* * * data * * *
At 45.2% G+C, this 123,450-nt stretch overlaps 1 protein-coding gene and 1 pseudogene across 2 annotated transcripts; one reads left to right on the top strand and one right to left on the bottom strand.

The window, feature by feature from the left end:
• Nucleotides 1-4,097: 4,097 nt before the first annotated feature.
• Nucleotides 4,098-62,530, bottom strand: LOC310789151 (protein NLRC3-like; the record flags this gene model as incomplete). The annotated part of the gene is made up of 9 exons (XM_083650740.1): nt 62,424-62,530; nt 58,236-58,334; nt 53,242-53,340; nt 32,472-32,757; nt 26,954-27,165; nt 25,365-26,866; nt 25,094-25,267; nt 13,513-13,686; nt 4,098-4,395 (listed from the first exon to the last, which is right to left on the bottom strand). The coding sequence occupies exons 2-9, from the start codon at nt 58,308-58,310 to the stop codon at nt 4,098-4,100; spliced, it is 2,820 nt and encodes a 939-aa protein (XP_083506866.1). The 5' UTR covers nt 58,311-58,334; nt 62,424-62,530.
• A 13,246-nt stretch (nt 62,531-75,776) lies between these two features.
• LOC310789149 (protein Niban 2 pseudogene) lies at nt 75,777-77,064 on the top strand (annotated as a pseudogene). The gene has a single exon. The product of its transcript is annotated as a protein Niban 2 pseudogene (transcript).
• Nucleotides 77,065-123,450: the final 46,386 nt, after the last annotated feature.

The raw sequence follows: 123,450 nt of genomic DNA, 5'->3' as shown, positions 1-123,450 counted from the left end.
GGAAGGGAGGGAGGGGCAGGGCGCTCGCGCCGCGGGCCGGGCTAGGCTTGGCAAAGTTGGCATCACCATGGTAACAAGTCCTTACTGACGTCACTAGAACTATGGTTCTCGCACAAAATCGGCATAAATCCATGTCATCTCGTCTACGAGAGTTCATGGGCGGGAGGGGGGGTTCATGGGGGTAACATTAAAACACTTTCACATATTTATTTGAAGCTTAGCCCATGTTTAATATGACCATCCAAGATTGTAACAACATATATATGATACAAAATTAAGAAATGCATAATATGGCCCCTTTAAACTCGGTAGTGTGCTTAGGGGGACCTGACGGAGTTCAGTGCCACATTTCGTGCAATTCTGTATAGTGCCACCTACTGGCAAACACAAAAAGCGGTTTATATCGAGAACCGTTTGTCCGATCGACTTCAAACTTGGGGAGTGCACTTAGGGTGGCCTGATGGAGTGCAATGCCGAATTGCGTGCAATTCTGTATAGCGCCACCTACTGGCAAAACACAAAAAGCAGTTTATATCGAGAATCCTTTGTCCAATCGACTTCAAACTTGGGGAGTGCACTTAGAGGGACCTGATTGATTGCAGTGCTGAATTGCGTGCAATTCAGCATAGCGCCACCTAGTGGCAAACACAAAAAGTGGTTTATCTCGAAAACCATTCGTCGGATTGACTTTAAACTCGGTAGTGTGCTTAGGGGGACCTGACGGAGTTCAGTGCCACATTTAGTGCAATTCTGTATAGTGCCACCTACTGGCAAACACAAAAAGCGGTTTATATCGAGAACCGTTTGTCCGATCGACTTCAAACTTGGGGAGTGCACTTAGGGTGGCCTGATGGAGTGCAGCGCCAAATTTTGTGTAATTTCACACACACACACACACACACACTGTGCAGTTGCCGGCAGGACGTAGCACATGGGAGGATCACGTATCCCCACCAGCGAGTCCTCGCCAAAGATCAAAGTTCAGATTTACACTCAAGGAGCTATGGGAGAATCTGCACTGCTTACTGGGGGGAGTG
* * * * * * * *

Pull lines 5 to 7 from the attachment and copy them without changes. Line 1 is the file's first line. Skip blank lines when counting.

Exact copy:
• A 13,246-nt stretch (nt 62,531-75,776) lies between these two features.
• LOC310789149 (protein Niban 2 pseudogene) lies at nt 75,777-77,064 on the top strand (annotated as a pseudogene). The gene has a single exon. The product of its transcript is annotated as a protein Niban 2 pseudogene (transcript).
• Nucleotides 77,065-123,450: the final 46,386 nt, after the last annotated feature.